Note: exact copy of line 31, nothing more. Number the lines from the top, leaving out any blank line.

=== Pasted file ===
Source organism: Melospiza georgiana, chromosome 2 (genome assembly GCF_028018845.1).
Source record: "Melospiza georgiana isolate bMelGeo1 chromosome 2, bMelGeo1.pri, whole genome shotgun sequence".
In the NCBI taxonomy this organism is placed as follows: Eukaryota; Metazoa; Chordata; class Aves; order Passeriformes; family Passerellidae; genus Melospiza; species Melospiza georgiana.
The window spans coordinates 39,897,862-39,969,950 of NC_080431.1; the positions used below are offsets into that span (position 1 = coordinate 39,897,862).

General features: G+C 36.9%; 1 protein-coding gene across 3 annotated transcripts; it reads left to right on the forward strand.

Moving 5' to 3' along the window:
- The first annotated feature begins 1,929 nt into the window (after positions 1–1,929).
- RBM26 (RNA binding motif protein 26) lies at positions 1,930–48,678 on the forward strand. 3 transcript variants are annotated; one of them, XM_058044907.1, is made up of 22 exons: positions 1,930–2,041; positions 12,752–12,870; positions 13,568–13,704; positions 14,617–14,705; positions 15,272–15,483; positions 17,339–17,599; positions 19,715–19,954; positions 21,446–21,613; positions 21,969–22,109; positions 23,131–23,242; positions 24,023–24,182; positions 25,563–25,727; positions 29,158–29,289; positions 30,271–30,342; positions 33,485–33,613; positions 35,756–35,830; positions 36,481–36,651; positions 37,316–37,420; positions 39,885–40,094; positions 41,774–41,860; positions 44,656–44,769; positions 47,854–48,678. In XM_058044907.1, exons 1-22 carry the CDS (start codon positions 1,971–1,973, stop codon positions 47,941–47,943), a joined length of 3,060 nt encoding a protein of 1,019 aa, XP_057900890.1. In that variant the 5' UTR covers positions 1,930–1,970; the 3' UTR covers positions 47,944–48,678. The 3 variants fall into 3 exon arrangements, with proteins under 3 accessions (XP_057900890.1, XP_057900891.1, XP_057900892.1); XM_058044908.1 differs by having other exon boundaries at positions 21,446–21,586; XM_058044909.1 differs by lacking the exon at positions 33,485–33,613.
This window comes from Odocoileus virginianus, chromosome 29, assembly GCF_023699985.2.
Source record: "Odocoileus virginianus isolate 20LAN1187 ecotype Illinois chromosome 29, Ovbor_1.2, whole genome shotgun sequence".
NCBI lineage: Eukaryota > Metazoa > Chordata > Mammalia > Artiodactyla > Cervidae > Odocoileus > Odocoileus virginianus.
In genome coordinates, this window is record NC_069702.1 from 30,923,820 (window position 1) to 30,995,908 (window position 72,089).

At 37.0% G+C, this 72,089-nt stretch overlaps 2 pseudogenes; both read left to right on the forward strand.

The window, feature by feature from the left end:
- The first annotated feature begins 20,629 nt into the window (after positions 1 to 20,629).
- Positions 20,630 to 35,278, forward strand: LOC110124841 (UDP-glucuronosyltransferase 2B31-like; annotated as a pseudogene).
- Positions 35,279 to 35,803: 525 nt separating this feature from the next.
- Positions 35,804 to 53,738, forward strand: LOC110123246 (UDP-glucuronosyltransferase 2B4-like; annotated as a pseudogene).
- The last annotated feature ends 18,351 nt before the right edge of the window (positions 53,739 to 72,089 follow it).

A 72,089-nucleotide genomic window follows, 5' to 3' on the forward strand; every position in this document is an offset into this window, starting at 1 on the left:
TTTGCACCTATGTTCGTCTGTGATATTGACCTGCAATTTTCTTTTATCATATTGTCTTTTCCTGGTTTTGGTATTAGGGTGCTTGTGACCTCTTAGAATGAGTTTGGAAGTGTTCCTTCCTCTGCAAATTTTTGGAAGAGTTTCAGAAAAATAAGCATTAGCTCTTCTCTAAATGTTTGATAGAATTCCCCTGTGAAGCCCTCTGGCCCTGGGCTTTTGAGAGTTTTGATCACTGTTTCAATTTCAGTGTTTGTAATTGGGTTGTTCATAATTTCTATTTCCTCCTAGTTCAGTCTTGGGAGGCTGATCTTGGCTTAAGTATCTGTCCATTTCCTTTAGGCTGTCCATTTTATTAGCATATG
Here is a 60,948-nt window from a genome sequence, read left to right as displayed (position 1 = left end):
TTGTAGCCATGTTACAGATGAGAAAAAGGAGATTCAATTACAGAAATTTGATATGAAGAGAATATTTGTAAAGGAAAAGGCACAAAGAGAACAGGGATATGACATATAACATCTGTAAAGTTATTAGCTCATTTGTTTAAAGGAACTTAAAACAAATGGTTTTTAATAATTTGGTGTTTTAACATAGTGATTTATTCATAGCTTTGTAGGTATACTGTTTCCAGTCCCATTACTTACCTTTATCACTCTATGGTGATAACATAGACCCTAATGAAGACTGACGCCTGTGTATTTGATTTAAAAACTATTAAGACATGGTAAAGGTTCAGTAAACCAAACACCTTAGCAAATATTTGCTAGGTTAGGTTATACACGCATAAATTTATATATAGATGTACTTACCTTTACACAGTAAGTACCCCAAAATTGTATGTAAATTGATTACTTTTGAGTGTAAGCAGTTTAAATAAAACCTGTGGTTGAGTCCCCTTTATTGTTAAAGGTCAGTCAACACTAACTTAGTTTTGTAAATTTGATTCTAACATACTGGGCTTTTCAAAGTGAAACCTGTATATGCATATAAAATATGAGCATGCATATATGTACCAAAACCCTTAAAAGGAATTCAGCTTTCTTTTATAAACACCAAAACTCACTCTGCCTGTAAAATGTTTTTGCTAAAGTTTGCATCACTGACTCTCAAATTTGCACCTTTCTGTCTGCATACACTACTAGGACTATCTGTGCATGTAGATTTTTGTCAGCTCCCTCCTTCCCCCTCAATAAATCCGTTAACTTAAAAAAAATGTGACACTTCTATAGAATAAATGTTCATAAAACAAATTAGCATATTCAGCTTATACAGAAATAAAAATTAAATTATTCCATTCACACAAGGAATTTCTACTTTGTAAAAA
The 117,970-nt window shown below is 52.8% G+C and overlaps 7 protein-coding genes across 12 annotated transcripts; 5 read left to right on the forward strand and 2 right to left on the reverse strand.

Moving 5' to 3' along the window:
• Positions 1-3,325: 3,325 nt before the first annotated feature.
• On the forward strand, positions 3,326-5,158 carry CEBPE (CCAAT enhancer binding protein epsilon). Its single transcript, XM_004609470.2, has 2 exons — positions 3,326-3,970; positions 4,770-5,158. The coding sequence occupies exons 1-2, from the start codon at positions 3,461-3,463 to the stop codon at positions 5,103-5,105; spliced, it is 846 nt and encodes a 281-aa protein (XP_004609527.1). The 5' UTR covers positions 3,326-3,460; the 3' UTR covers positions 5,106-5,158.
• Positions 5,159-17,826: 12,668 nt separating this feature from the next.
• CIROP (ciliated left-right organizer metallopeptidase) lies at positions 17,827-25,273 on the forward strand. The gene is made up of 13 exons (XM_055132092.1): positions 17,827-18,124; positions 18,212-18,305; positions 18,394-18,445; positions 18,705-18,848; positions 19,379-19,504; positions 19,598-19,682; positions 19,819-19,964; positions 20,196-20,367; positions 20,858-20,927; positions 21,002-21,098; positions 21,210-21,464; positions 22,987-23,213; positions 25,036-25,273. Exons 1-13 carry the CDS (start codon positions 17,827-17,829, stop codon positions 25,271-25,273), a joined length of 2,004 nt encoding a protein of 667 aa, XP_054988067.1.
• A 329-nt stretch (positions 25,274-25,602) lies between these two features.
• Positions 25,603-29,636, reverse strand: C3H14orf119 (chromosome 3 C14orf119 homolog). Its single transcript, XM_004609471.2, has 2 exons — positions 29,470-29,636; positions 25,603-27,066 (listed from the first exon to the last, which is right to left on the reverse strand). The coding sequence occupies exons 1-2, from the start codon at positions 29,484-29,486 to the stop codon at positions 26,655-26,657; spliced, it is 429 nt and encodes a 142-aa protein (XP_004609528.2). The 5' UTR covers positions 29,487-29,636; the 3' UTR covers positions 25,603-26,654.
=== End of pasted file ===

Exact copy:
• Positions 25,603-29,636, reverse strand: C3H14orf119 (chromosome 3 C14orf119 homolog). Its single transcript, XM_004609471.2, has 2 exons — positions 29,470-29,636; positions 25,603-27,066 (listed from the first exon to the last, which is right to left on the reverse strand). The coding sequence occupies exons 1-2, from the start codon at positions 29,484-29,486 to the stop codon at positions 26,655-26,657; spliced, it is 429 nt and encodes a 142-aa protein (XP_004609528.2). The 5' UTR covers positions 29,487-29,636; the 3' UTR covers positions 25,603-26,654.